18 February 2014

October 2012--Our First Cruise. . .Day 5: Rome

There's no way around it; this blog entry is going to be long with lots of pictures. . .but it just can't be avoided...it's Rome!!

The ship docked in Civitavecchia (means "old town") around 7:00 am, and it was set to be a beautiful day to tour the "Eternal City".  Rome is the capital of Italy, and of course, home to the Vatican, the capital of the Catholic Church.   The city is said to have been founded in 753 B.C.

We booked a full day tour, so we were up at 5:00 for a 7:15 departure--it is an hour and fifteen minute bus ride from the port into the city.  Along the way, it was mostly highway, but we did get a few glimpses of the Italian countryside.  Artichoke crops were growing along our route, as well as some vineyards!

During the journey, our tour guide was talking about the day's events and mentioned that lunch would be in a traditional Italian restaurant and that wine would be included with the meal.  Charlotte said, in a rather excited and loud voice, "Wine!!!"  Funny girl!

I still don't know what the sign below is for, but we all got quite a laugh from them!

It doesn't matter where you go in the world. . .there's always a McDonald's!

Rome's infamous traffic!

Our little tourists!

Our first stop for the day was the Colosseum, and as we entered the oldest part of the city, it was obvious that we had found the Rome that everyone sees in pictures!!  There were so many things to look at and take pictures of; I can't remember what most of it is!!

Above is part of the Roman Forum--the heart of ancient Rome.  Politicians campaigned here, markets and commerce thrived, gladiators fought here, and criminals were dealt justice under Roman law on this site.  For hundreds of years, this was the center of the civilized world.

And at last we arrived at the Colosseum!  Started in the late 1st-century by Emperor Vespasian and completed by his son, Emperor Titus, it was a monument to Rome's triumph during the "Jewish Revolt" in Palestine (66-70 AD).  Throughout over 400 years (and 42 emperors), the main function of the Colosseum was to provide violent amusement and entertainment for the people of Rome.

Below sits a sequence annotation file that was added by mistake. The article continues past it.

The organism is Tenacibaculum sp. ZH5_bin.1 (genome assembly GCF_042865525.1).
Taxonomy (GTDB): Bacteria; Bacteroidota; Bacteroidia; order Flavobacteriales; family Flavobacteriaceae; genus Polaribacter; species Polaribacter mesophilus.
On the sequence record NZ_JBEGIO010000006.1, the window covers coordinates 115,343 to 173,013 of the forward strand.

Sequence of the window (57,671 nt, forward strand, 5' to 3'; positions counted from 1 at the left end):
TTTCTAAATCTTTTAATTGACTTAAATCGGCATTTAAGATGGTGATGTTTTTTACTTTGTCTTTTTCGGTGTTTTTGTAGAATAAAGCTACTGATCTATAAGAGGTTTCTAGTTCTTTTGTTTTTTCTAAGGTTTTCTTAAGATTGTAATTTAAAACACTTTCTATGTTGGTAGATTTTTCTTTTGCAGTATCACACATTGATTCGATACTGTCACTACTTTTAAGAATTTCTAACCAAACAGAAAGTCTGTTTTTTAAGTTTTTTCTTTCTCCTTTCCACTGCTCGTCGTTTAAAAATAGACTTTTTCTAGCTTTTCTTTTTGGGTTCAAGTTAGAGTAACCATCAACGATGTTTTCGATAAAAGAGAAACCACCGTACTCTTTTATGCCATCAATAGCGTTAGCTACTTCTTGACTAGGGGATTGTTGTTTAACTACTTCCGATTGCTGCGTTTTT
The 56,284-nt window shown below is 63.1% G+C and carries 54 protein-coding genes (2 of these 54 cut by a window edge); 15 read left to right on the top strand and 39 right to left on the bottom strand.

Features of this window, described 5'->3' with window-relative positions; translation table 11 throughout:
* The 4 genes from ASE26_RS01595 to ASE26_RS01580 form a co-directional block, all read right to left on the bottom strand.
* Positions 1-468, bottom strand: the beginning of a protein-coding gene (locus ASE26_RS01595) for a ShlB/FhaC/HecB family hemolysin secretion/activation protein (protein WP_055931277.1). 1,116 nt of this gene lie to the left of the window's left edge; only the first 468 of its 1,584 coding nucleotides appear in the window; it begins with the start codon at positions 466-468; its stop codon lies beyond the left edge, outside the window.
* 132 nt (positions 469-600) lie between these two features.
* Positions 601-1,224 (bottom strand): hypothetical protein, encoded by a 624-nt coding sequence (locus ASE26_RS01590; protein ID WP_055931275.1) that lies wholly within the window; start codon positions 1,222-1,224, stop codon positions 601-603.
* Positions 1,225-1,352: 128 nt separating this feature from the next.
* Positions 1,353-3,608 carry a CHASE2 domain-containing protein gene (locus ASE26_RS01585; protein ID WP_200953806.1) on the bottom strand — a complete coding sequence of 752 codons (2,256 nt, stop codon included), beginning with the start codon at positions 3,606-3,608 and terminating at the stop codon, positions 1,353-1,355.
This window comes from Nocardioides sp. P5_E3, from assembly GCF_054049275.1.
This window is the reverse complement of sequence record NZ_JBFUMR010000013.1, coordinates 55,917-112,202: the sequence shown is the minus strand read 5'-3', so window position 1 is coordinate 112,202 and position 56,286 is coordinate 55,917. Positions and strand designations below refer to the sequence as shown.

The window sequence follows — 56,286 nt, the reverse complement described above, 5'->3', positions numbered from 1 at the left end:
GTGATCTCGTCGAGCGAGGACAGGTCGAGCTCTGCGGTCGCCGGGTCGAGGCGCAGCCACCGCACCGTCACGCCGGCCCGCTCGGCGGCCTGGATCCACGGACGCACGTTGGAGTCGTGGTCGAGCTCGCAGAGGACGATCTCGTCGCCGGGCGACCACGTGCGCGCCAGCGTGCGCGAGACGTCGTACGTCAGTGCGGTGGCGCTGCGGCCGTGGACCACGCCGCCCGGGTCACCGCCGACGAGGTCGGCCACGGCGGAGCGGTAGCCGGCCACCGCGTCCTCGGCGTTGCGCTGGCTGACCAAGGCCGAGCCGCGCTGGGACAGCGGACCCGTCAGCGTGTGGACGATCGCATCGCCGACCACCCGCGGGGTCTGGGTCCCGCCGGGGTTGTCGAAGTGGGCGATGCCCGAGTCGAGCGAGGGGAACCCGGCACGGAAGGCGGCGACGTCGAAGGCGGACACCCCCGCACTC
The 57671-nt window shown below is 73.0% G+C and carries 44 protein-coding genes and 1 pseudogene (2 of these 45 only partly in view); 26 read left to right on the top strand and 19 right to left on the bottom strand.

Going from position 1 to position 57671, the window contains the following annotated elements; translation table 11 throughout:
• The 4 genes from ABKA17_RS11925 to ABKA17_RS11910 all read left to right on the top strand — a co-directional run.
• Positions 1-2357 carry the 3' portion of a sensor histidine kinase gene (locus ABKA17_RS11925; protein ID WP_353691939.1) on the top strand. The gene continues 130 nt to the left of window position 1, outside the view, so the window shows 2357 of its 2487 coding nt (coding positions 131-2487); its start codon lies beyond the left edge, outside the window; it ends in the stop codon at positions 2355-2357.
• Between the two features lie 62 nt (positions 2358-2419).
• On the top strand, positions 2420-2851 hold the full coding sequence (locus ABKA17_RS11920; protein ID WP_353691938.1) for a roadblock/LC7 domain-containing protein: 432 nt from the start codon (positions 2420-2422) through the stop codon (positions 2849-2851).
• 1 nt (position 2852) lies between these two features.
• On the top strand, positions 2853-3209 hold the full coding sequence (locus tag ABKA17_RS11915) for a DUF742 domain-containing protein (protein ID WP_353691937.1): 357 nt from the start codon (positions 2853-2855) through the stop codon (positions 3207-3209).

And I'll say it again. . it wasn't as big as I thought it would be. . nor did the inside look like I thought it would.  But it was still a very interesting place!

Once we had our fill of the Colosseum, it was time to board the bus to head for our traditional Italian lunch. . with "Wine!"

Next stop?  The Vatican!

This is the closest we got to Pope Benedict!

Into the Vatican Museums!  Originating from the placement of a group of statues, including Apollo (130-140AD), in an interior courtyard by Pope Julius II in the beginning of the 16th century, the Musei Vaticani has become one of the largest museum complexes in the world with over 1400 rooms.  The art housed there has been collected through the centuries by the Roman Catholic Church.  And it's amazing!! 

Hannah "visits" a Roman bath!

Unfortunately, we couldn't take pictures in the Sistine Chapel.  So we all have our memories of it. . .well, except for Charlotte! :)

Out to St. Peter's Square. . .

And then into St. Peter's Basilica. . .one of the largest churches in the world and regarded as one of the holiest Catholic sites.

That's an air vent for the crypts, Mags!

 The Pieta by Michelangelo

The girls go to a youth group at Church called Don Bosco.

The ever present McD's!

Rome was incredible and well worth going to see. . .it was a long and exhausting day, but such an amazing experience to see so many things that I had seen in movies or read about in books.  

We headed back to the ship and ran into a few "friends". . had some dinner and Charlotte finally approached Fiona from Shrek. . she had refused to go near any of the characters prior to that!


*Some of the information was shamelessly taken from guidebooks we collected!